A funeral director fears bodies could be left at hospitals because relatives cannot afford to instruct him during the coronavirus pandemic.
Milton Keynes-based John O'Looney said Britain's 'lockdown' had "affected every aspect" of his industry.
The National Association of Funeral Directors said it was in discussion with the Department for Work and Pensions (DWP) about funeral expenses.
The DWP said it was increasing support for claimants from £700 to £1,000.
Mr O'Looney, who runs Milton Keynes Family Funeral Services, said: "We seem to be so focused on creating extra fridge capacity (to store bodies) for victims of Covid-19 [but] we're not taking into account the victims of financial hardship who can't instruct anyone for a funeral.
"That's going to lead to a backlog in the hospitals."
Mr O'Looney also described the difficulties of conducting a funeral under the current restrictions.
"They're operating one chapel instead of two in the local crematorium and they've had to take all of the chairs out and just leave 10 chairs there.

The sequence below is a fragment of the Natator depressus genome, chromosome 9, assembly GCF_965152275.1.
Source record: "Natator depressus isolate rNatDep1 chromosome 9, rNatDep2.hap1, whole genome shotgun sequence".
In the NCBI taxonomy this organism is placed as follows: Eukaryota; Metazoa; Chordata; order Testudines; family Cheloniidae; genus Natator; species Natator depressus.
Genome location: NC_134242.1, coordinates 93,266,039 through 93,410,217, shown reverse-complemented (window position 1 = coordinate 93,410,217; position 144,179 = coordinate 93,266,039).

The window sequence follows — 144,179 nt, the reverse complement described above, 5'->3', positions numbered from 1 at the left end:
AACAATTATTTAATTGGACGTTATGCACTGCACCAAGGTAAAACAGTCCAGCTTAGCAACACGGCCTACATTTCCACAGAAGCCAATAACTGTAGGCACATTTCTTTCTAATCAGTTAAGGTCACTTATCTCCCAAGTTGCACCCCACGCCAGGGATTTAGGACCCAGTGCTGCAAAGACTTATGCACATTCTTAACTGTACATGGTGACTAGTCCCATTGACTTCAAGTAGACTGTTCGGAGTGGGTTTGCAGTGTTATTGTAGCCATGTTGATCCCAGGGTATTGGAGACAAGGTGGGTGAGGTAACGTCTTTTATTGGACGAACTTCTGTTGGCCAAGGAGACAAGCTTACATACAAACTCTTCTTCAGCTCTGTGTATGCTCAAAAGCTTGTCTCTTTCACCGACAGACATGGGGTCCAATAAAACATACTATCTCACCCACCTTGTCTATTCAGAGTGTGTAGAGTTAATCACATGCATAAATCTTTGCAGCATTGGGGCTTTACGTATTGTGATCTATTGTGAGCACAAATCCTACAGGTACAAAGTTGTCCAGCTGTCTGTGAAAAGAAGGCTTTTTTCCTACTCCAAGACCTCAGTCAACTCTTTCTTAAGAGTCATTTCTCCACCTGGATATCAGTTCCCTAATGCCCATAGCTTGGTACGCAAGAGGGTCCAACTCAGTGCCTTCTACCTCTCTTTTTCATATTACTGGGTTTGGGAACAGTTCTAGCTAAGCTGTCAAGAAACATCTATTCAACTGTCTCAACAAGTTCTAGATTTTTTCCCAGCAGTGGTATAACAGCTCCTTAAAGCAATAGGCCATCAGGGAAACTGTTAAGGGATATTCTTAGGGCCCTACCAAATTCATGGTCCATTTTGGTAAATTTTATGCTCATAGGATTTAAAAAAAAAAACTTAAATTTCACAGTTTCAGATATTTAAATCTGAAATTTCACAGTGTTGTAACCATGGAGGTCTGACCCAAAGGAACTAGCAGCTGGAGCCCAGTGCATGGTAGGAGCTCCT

"For me as a funeral director, it breaks my heart. I'm taking families and they're walking into a virtually empty room and it's kind of doubling their grief."
Wayne Smith's brother Shane died after an epileptic seizure in mid-March, but he cannot afford to collect the body after his work as a self-employed electrician dried up.
"My brother is in a morgue and I can't give him the decent send-off which he deserves," said Mr Smith.
He said he had applied for Universal Credit, but had had difficulty making a claim. He had also asked his local authority, Milton Keynes Council, for help.
The National Association of Funeral Directors said it had asked the DWP to introduce funeral grants and interest-free loans for those facing difficulty paying for a funeral.
In a statement, the DWP said it would be increasing funeral expenses payments from 8 April, the first such increase since 2003.
Separate allowances were available for funeral costs such as burial or cremation fees, it said.